- The linguistic diversity of the group relates to the mono- or multilingualism of participants: they might speak several languages to some extent, however, not be proficient enough to use them as working languages. The more such languages that are present in the facilitated group, the higher the linguistic diversity for the group category.
Culture, in terms of working and personal culture, for example traditions, procedures and perspectives, has large implications for the interrelations and interactions between the collective and the individual. An individual’s behaviour is often dramatically affected by the working group and workplace to which they belong (or interact with) due to institutionalized cultural practices associated with that place and group. Individuals are also capable of affecting workplace culture to a certain extent, since they carry with them personal attributes, some of which are, in turn, affected by outside norms and identities such as gender.
The framework also differentiates the individual, working and group categories of culture:
- Individual culture is what each workshop participant brings into the room with them, such as norms, customs, personal identity, etc. There is high diversity when individuals have many different types of backgrounds.
- Working culture can be defined by norms and customs at the workplaces to which the participants belong and bring with them. There is high diversity when a facilitator can identify many such working cultures and subcultures.
- Group culture emerges in the facilitation process and thereby applies to the facilitated group as a whole.
Using the framework
The level of diversity is assessed subjectively by the facilitator, using shading to indicate degree of diversity, with darker shades indicating more diversity. The level of diversity can be categorised as high or low; high, medium or low; or with more gradations. An example of a shaded framework is provided in the figure below.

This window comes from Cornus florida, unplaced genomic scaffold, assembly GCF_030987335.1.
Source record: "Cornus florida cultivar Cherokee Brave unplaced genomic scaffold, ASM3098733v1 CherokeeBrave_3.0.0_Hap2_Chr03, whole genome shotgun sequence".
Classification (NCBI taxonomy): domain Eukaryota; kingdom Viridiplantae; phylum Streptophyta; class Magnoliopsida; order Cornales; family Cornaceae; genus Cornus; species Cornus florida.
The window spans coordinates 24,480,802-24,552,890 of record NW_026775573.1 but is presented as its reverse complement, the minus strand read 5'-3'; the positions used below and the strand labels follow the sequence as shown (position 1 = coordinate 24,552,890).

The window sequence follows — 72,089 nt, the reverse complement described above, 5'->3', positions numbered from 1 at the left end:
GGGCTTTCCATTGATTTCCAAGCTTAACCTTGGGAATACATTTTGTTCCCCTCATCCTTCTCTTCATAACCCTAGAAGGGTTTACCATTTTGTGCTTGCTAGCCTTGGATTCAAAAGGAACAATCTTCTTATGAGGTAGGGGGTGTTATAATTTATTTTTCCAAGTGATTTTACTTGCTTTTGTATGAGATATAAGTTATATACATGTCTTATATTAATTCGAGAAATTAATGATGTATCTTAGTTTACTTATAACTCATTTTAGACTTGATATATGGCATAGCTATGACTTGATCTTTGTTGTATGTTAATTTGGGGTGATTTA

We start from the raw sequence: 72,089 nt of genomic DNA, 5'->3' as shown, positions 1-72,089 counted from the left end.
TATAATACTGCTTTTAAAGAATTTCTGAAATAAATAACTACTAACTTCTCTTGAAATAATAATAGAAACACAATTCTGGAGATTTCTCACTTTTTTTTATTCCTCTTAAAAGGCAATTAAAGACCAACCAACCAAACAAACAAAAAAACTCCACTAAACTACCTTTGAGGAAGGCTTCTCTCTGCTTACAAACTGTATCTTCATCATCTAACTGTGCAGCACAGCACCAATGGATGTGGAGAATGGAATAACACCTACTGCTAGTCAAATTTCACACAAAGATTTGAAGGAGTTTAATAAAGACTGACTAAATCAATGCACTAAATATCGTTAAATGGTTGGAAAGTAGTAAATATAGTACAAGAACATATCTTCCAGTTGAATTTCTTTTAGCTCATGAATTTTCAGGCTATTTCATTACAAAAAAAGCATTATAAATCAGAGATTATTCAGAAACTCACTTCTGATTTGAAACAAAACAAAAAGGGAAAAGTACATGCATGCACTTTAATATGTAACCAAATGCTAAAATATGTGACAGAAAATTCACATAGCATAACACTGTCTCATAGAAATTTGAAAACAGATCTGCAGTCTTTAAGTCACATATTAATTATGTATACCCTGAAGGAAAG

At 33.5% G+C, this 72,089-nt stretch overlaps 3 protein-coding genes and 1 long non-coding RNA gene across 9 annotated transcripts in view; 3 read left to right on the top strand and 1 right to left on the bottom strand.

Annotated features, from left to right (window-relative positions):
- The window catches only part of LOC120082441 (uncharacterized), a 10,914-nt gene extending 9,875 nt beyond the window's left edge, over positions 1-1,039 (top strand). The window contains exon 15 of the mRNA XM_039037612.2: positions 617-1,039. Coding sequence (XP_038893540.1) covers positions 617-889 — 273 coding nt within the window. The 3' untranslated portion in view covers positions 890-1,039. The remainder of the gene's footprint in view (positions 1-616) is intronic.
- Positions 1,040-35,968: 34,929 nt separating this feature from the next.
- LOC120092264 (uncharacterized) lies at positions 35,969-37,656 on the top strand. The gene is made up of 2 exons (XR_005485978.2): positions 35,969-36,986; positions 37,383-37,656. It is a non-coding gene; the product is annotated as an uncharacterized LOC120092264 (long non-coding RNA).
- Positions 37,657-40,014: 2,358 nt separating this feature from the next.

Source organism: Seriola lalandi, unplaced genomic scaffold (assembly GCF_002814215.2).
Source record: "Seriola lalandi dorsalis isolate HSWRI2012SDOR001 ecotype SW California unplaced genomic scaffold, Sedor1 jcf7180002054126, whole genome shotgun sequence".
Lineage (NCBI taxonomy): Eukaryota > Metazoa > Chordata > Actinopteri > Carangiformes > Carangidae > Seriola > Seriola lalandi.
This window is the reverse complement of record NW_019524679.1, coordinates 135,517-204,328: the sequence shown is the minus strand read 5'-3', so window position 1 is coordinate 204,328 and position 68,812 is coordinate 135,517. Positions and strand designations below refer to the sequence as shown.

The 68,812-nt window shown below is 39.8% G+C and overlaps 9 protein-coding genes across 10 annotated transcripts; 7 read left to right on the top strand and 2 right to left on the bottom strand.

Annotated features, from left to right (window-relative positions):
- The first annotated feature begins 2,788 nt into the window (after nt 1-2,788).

The framework provides an easy way to see the diversity within the group related to epistemic communities, linguistic diversity and culture. It can be helpful for the facilitator to complete the framework when preparing for the workshop to help decide how it might best be run. For example, they might enlist extra facilitators with additional language skills.
The framework can also be used as an evaluation tool at the end of the transdisciplinary facilitation process to determine whether the group was able to form an epistemic community with a shared group language and culture.
Identifying the levels of diversity in each category of each concept also helps raise the group’s awareness of the complexity of the context in which they are working.
Addressing diversity in epistemic communities, linguistic variety and culture in a just way requires:
- Disciplinary integrity, ie., taking into account disciplinary difference in intellectual content, practical problem solving and so on.